[open-science] "open science" definition?
Tom_Roche at pobox.com
Thu Oct 9 18:00:45 UTC 2014
Tom Roche Tue, 07 Oct 2014 14:09:29 -0400 
>> is there a definition of open *science*, suitable for similar reference use [as the "Open Definition"]?
Jenny Molloy Thu, 9 Oct 2014 15:43:18 +0100 
> There are probably as many definitions of open science as people you ask,
1. your response addresses only the empirical aspect of reference, not the normative.
2. multiplicity can "be part of the problem."
Presumably listizens all believe that open science is good, and seek to further its adoption. We can do this via positive or negative reinforcement. Positively, one might seek to reward those practicing open science. "Nobel prizes" being presumably beyond reach at present :-) one might pursue, e.g., badging. Badging without any sort of quality-control (e.g., some sort of certification process) is obviously suboptimal, but, again, is probably all that is feasible for all but the most-well-funded groups. Still, with some sort of definition (or, at least, checklist--definition by example), one could at least provide some sort of sanction on fraudulent self-certification. (E.g., public shaming: "You gave your project an open-science badge, but you lack this, that, and the other thing.") But a badge backed with neither certification or definition is not only meaningless, but seems abuse-prone: cf. the use of "natural" applied to food.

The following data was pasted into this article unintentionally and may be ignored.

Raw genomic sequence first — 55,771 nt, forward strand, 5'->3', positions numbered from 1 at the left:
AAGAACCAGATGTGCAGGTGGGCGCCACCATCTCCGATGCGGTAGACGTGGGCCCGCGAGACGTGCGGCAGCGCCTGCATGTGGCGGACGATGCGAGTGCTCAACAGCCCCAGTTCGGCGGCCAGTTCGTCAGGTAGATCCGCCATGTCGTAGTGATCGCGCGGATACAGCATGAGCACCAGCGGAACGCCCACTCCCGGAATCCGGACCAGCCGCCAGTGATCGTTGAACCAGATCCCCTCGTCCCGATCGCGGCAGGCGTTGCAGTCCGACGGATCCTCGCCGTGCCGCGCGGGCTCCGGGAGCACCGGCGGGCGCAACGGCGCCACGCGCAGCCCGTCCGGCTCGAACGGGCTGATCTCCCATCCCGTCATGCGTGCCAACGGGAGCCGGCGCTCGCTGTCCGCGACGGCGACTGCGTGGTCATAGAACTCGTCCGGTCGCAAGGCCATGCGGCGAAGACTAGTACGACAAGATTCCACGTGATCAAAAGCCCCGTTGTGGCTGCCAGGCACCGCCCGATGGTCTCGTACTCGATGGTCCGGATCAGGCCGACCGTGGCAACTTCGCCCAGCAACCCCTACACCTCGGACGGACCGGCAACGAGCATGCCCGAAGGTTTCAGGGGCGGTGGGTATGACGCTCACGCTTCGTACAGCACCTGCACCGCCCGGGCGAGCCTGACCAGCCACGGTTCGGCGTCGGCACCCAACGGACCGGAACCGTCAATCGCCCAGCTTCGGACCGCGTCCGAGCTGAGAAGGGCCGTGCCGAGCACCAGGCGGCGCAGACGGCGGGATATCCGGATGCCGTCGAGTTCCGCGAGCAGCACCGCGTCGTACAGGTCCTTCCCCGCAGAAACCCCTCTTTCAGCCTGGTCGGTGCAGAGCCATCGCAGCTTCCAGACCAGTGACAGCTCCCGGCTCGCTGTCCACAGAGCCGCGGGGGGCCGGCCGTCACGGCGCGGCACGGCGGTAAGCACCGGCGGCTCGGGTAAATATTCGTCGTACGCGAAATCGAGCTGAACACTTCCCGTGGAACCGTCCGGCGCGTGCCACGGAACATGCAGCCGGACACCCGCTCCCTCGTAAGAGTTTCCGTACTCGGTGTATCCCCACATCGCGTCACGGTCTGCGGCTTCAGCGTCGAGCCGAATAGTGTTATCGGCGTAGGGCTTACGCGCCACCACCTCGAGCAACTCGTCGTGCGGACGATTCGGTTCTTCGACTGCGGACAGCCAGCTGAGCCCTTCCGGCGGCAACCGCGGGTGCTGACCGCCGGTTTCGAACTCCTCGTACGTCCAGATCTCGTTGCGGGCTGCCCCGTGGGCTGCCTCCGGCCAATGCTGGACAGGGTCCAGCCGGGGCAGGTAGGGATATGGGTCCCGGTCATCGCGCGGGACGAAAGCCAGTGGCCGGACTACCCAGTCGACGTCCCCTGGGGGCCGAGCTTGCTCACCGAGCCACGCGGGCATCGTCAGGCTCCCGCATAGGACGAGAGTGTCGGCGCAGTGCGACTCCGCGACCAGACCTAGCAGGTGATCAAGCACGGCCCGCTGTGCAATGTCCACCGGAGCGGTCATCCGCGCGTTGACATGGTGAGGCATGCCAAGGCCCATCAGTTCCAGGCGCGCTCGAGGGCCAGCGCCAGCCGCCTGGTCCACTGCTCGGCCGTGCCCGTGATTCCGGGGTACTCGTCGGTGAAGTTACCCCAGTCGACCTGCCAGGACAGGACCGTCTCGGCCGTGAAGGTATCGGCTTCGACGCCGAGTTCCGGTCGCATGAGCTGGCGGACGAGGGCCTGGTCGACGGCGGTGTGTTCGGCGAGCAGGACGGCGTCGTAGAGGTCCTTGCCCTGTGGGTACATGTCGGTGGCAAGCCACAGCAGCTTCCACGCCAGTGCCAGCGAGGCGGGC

Similarly, I suspect that partial or convenient definitions of "open science" will be developed either purely for profit (see this photo of "members of the Springer behavioral sciences team [who] wore advertisements for new journal policies"), or to neuter it--to "embrace, extend, and extinguish" open science.
> the major complication is that the Open Definition addresses
> outputs, be they data, publications, code or other knowledge
> 'objects' to which licences can be applied.
> Open science as used by many people also encompasses open process -
> openness to participation and transparency at different steps of the
> discovery process and therefore also addresses issues such as inclusion,
> modes of collaboration, democratisation of science and a host of other
> factors which are really difficult to define.
... which is an excellent reason to exclude such factors, until such point as they are meaningfully definable.
Every day, scientists (and the better sorts of philosophers) exclude "factors which are really difficult to define," refuse to "allow the perfect to be the enemy of the good," and model what can be modeled. As relevant factors become definable, we include them; but, all too often, that which cannot be defined is found to be meaningless.
FWIW, Tom Roche <Tom_Roche at pobox.com>
 Note that there are already enemies at least of replication and open access, practices that I suspect most listizens would consider components of open science.
 Cf. Wittgenstein: "Wovon mann nicht sprechen kann, darüber muss man schweigen."
More information about the open-science